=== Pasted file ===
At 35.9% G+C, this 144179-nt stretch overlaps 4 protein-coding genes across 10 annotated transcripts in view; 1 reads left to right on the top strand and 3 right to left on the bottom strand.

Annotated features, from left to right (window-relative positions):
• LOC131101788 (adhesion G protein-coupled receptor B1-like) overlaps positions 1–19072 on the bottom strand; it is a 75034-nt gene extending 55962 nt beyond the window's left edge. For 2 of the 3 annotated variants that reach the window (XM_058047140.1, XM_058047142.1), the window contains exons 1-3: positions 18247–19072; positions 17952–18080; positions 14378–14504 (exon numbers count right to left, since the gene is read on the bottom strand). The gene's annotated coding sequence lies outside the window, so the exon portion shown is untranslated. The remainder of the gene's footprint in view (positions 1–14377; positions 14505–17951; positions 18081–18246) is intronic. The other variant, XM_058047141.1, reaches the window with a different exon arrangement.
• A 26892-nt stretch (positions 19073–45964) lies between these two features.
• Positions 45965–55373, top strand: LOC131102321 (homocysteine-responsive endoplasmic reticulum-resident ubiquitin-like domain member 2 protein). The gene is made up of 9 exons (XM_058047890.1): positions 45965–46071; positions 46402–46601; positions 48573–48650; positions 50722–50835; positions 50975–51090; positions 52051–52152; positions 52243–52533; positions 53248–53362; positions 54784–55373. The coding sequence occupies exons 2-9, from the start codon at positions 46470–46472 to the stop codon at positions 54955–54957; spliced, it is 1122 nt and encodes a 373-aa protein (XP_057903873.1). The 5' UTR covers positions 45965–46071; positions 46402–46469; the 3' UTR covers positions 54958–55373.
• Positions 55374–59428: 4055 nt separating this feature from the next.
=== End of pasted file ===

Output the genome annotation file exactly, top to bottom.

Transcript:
At 35.9% G+C, this 144179-nt stretch overlaps 4 protein-coding genes across 10 annotated transcripts in view; 1 reads left to right on the top strand and 3 right to left on the bottom strand.

Annotated features, from left to right (window-relative positions):
• LOC131101788 (adhesion G protein-coupled receptor B1-like) overlaps positions 1–19072 on the bottom strand; it is a 75034-nt gene extending 55962 nt beyond the window's left edge. For 2 of the 3 annotated variants that reach the window (XM_058047140.1, XM_058047142.1), the window contains exons 1-3: positions 18247–19072; positions 17952–18080; positions 14378–14504 (exon numbers count right to left, since the gene is read on the bottom strand). The gene's annotated coding sequence lies outside the window, so the exon portion shown is untranslated. The remainder of the gene's footprint in view (positions 1–14377; positions 14505–17951; positions 18081–18246) is intronic. The other variant, XM_058047141.1, reaches the window with a different exon arrangement.
• A 26892-nt stretch (positions 19073–45964) lies between these two features.
• Positions 45965–55373, top strand: LOC131102321 (homocysteine-responsive endoplasmic reticulum-resident ubiquitin-like domain member 2 protein). The gene is made up of 9 exons (XM_058047890.1): positions 45965–46071; positions 46402–46601; positions 48573–48650; positions 50722–50835; positions 50975–51090; positions 52051–52152; positions 52243–52533; positions 53248–53362; positions 54784–55373. The coding sequence occupies exons 2-9, from the start codon at positions 46470–46472 to the stop codon at positions 54955–54957; spliced, it is 1122 nt and encodes a 373-aa protein (XP_057903873.1). The 5' UTR covers positions 45965–46071; positions 46402–46469; the 3' UTR covers positions 54958–55373.
• Positions 55374–59428: 4055 nt separating this feature from the next.